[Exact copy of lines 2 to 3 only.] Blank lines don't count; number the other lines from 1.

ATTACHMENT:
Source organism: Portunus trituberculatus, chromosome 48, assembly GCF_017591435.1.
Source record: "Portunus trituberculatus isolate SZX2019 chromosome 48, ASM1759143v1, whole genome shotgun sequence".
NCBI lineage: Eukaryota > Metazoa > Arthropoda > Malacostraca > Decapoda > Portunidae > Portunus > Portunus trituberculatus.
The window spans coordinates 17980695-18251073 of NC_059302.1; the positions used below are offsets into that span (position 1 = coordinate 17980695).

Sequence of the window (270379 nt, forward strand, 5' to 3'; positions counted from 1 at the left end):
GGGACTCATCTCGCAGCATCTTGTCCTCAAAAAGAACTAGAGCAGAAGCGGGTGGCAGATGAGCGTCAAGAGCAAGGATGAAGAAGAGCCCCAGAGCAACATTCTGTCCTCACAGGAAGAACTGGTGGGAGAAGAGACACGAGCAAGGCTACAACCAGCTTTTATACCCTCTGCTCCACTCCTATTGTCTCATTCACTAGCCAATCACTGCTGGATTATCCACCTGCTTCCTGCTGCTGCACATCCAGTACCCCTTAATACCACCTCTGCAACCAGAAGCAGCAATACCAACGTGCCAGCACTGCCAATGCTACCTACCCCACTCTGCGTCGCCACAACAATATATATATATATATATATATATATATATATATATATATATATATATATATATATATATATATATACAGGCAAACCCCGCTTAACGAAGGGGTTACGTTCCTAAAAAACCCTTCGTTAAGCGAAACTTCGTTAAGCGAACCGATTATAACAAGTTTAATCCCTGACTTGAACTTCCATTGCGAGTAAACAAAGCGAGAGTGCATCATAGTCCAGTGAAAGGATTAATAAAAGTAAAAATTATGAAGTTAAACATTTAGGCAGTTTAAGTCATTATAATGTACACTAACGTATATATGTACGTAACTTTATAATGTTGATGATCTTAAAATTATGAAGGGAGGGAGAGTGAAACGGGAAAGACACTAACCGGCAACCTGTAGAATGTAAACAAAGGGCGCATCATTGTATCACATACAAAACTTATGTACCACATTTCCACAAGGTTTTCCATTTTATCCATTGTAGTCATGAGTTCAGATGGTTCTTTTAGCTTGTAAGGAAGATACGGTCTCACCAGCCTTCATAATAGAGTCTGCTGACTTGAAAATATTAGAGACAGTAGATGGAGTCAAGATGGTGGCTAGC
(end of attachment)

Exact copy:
Source record: "Portunus trituberculatus isolate SZX2019 chromosome 48, ASM1759143v1, whole genome shotgun sequence".
NCBI lineage: Eukaryota > Metazoa > Arthropoda > Malacostraca > Decapoda > Portunidae > Portunus > Portunus trituberculatus.